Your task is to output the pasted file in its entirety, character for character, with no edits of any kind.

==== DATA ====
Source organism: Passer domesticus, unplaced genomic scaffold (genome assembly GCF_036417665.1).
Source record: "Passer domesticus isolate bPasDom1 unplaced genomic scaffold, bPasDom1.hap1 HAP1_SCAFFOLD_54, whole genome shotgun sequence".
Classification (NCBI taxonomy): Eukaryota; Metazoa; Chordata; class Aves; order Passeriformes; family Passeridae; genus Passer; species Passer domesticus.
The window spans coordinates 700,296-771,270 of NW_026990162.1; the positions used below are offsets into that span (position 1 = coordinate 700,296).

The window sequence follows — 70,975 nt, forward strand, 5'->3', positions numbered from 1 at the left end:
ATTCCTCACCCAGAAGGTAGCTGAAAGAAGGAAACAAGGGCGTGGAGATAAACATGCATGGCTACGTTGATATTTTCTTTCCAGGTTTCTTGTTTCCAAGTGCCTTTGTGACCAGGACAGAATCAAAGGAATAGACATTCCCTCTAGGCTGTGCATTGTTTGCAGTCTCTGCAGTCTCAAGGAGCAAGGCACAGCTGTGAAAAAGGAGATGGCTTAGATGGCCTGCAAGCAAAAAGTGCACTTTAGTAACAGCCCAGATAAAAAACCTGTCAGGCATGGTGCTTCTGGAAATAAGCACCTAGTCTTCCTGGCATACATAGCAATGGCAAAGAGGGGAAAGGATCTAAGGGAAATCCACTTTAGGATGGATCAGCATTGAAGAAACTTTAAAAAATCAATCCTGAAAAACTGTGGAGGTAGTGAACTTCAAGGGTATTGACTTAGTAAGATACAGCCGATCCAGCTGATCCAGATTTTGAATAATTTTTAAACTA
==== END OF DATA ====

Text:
Source organism: Passer domesticus, unplaced genomic scaffold (genome assembly GCF_036417665.1).
Source record: "Passer domesticus isolate bPasDom1 unplaced genomic scaffold, bPasDom1.hap1 HAP1_SCAFFOLD_54, whole genome shotgun sequence".
Classification (NCBI taxonomy): Eukaryota; Metazoa; Chordata; class Aves; order Passeriformes; family Passeridae; genus Passer; species Passer domesticus.
The window spans coordinates 700,296-771,270 of NW_026990162.1; the positions used below are offsets into that span (position 1 = coordinate 700,296).

The window sequence follows — 70,975 nt, forward strand, 5'->3', positions numbered from 1 at the left end:
ATTCCTCACCCAGAAGGTAGCTGAAAGAAGGAAACAAGGGCGTGGAGATAAACATGCATGGCTACGTTGATATTTTCTTTCCAGGTTTCTTGTTTCCAAGTGCCTTTGTGACCAGGACAGAATCAAAGGAATAGACATTCCCTCTAGGCTGTGCATTGTTTGCAGTCTCTGCAGTCTCAAGGAGCAAGGCACAGCTGTGAAAAAGGAGATGGCTTAGATGGCCTGCAAGCAAAAAGTGCACTTTAGTAACAGCCCAGATAAAAAACCTGTCAGGCATGGTGCTTCTGGAAATAAGCACCTAGTCTTCCTGGCATACATAGCAATGGCAAAGAGGGGAAAGGATCTAAGGGAAATCCACTTTAGGATGGATCAGCATTGAAGAAACTTTAAAAAATCAATCCTGAAAAACTGTGGAGGTAGTGAACTTCAAGGGTATTGACTTAGTAAGATACAGCCGATCCAGCTGATCCAGATTTTGAATAATTTTTAAACTA